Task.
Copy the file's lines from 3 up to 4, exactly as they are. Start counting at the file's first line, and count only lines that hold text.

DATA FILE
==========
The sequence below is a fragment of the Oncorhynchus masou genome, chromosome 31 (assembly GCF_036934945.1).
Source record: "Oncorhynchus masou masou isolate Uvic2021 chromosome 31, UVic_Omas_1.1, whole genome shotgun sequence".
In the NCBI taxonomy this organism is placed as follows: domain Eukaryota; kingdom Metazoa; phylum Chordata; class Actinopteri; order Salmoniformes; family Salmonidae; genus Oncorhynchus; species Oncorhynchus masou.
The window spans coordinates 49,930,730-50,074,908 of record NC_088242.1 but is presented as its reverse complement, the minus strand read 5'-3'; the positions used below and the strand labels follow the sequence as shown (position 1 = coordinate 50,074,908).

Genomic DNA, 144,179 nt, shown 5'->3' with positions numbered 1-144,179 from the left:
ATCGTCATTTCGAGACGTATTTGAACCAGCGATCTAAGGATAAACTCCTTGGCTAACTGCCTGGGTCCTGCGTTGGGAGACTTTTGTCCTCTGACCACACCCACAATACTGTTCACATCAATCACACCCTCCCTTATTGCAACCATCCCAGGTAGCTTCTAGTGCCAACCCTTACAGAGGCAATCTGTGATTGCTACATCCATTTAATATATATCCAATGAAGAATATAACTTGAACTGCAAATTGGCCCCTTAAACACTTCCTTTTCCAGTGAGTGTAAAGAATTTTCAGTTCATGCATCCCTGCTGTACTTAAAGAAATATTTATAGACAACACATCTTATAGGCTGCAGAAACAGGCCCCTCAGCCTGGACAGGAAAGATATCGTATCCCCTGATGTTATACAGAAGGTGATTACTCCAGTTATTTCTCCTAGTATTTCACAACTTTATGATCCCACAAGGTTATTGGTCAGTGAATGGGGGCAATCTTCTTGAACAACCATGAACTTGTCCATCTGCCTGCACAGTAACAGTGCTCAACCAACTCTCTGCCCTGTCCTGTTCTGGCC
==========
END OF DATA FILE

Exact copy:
In the NCBI taxonomy this organism is placed as follows: domain Eukaryota; kingdom Metazoa; phylum Chordata; class Actinopteri; order Salmoniformes; family Salmonidae; genus Oncorhynchus; species Oncorhynchus masou.
The window spans coordinates 49,930,730-50,074,908 of record NC_088242.1 but is presented as its reverse complement, the minus strand read 5'-3'; the positions used below and the strand labels follow the sequence as shown (position 1 = coordinate 50,074,908).